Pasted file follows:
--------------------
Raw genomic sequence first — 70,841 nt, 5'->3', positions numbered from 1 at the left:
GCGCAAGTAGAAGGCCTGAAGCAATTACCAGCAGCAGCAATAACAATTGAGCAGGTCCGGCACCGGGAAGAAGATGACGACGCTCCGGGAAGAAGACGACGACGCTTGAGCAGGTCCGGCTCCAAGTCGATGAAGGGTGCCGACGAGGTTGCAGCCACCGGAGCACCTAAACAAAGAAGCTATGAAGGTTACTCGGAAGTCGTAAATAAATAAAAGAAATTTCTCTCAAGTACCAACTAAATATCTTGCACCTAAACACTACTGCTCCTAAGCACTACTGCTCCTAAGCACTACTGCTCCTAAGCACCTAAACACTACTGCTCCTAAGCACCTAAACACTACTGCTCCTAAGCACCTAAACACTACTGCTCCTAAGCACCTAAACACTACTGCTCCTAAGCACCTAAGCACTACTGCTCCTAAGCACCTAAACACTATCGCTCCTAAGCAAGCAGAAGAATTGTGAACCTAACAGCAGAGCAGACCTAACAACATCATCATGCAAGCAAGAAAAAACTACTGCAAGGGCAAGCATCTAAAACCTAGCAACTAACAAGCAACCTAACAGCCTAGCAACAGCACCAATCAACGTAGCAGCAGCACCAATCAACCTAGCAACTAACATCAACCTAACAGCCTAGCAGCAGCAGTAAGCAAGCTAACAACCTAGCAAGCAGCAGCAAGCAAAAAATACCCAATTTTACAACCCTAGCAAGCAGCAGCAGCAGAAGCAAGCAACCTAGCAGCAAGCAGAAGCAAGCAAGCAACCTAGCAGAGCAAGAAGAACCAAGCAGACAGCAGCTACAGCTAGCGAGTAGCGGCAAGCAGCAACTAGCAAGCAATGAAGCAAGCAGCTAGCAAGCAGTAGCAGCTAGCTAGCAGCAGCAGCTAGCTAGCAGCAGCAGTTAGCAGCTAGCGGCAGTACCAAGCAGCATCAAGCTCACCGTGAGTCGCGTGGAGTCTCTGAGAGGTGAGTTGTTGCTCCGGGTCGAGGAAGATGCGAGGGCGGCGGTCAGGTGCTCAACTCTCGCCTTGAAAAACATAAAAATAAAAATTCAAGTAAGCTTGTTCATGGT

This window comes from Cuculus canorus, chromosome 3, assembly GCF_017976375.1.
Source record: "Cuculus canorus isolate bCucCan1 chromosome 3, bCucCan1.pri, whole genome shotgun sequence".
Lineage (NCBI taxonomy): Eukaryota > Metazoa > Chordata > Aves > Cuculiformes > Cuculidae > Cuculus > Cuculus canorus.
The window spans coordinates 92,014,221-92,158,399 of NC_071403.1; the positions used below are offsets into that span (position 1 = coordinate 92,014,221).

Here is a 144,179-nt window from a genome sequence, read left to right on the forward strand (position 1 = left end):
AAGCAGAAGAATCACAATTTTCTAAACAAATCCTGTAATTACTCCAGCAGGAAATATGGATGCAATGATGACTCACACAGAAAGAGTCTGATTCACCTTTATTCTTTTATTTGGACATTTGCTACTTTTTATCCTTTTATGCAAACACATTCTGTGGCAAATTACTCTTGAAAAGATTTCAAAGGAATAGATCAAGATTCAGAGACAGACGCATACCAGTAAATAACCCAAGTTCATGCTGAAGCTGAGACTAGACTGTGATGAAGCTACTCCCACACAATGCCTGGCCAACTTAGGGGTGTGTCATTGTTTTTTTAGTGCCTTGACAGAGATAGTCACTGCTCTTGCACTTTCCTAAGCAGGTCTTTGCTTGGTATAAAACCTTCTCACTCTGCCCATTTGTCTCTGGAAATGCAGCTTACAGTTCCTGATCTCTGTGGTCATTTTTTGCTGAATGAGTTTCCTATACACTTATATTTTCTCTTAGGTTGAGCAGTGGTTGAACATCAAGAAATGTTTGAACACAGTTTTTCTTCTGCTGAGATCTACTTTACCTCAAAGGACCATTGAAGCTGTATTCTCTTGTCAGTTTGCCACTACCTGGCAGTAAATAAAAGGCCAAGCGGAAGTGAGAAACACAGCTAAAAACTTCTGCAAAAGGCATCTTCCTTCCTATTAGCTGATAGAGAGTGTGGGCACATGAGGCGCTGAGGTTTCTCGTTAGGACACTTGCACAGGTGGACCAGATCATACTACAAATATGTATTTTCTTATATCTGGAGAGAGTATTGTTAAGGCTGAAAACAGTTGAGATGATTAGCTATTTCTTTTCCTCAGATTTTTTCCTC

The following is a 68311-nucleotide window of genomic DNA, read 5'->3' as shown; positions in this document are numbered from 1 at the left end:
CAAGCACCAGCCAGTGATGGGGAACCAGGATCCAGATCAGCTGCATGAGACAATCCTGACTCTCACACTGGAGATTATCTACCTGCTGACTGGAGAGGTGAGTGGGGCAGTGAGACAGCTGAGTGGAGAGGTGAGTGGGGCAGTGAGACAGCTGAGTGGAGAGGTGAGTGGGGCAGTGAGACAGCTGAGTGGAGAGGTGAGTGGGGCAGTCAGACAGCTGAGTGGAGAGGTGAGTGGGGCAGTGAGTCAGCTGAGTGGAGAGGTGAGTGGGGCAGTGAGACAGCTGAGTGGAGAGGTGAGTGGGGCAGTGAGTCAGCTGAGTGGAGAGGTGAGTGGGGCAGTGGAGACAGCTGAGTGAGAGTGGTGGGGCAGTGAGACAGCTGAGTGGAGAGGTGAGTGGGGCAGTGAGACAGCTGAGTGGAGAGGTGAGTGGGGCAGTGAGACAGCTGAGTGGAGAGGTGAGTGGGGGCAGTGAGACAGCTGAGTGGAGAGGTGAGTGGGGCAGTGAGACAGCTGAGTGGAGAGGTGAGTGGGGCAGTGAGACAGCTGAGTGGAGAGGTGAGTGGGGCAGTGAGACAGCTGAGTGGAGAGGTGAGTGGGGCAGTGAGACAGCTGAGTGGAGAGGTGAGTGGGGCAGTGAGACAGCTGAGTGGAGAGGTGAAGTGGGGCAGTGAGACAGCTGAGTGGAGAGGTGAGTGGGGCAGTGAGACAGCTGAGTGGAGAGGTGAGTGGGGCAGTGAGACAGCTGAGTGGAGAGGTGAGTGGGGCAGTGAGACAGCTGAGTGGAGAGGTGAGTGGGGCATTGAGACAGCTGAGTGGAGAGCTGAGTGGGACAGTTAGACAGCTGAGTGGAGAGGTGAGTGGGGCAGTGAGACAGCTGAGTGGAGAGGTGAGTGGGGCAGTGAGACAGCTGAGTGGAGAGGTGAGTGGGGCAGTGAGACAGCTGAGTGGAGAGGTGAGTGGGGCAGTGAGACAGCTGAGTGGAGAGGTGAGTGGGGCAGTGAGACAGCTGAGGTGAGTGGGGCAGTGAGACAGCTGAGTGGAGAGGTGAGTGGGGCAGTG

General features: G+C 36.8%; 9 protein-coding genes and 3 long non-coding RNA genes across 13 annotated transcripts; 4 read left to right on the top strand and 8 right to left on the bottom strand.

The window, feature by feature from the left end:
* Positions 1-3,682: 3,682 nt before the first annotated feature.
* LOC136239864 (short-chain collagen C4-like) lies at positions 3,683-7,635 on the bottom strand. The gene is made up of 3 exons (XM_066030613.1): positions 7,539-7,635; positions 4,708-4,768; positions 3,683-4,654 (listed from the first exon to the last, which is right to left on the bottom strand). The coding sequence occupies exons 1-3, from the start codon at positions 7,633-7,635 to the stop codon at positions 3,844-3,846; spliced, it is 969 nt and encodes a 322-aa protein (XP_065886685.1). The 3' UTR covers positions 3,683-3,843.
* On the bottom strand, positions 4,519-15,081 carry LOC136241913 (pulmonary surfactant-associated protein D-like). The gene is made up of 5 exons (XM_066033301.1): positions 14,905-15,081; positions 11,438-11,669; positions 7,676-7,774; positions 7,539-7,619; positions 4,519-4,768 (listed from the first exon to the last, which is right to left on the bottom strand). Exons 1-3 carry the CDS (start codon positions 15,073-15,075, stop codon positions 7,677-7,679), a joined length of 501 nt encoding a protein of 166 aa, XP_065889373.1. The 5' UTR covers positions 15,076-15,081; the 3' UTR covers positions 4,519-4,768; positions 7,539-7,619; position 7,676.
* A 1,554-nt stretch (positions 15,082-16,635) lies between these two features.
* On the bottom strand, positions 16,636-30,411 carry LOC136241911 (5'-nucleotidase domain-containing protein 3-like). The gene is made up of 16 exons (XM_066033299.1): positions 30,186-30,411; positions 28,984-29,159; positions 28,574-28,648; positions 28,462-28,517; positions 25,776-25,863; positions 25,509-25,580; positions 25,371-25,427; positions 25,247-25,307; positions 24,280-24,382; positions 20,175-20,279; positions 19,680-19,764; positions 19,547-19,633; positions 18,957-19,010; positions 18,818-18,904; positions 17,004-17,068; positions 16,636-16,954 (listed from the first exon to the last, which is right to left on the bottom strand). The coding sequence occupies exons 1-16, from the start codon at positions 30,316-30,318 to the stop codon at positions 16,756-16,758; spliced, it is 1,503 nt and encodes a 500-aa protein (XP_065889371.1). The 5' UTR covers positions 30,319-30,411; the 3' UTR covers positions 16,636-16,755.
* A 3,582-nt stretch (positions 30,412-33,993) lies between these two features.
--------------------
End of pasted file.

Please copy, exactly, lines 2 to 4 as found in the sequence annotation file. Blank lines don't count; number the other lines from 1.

GCGCAAGTAGAAGGCCTGAAGCAATTACCAGCAGCAGCAATAACAATTGAGCAGGTCCGGCACCGGGAAGAAGATGACGACGCTCCGGGAAGAAGACGACGACGCTTGAGCAGGTCCGGCTCCAAGTCGATGAAGGGTGCCGACGAGGTTGCAGCCACCGGAGCACCTAAACAAAGAAGCTATGAAGGTTACTCGGAAGTCGTAAATAAATAAAAGAAATTTCTCTCAAGTACCAACTAAATATCTTGCACCTAAACACTACTGCTCCTAAGCACTACTGCTCCTAAGCACTACTGCTCCTAAGCACCTAAACACTACTGCTCCTAAGCACCTAAACACTACTGCTCCTAAGCACCTAAACACTACTGCTCCTAAGCACCTAAACACTACTGCTCCTAAGCACCTAAGCACTACTGCTCCTAAGCACCTAAACACTATCGCTCCTAAGCAAGCAGAAGAATTGTGAACCTAACAGCAGAGCAGACCTAACAACATCATCATGCAAGCAAGAAAAAACTACTGCAAGGGCAAGCATCTAAAACCTAGCAACTAACAAGCAACCTAACAGCCTAGCAACAGCACCAATCAACGTAGCAGCAGCACCAATCAACCTAGCAACTAACATCAACCTAACAGCCTAGCAGCAGCAGTAAGCAAGCTAACAACCTAGCAAGCAGCAGCAAGCAAAAAATACCCAATTTTACAACCCTAGCAAGCAGCAGCAGCAGAAGCAAGCAACCTAGCAGCAAGCAGAAGCAAGCAAGCAACCTAGCAGAGCAAGAAGAACCAAGCAGACAGCAGCTACAGCTAGCGAGTAGCGGCAAGCAGCAACTAGCAAGCAATGAAGCAAGCAGCTAGCAAGCAGTAGCAGCTAGCTAGCAGCAGCAGCTAGCTAGCAGCAGCAGTTAGCAGCTAGCGGCAGTACCAAGCAGCATCAAGCTCACCGTGAGTCGCGTGGAGTCTCTGAGAGGTGAGTTGTTGCTCCGGGTCGAGGAAGATGCGAGGGCGGCGGTCAGGTGCTCAACTCTCGCCTTGAAAAACATAAAAATAAAAATTCAAGTAAGCTTGTTCATGGT

This window comes from Cuculus canorus, chromosome 3, assembly GCF_017976375.1.
Source record: "Cuculus canorus isolate bCucCan1 chromosome 3, bCucCan1.pri, whole genome shotgun sequence".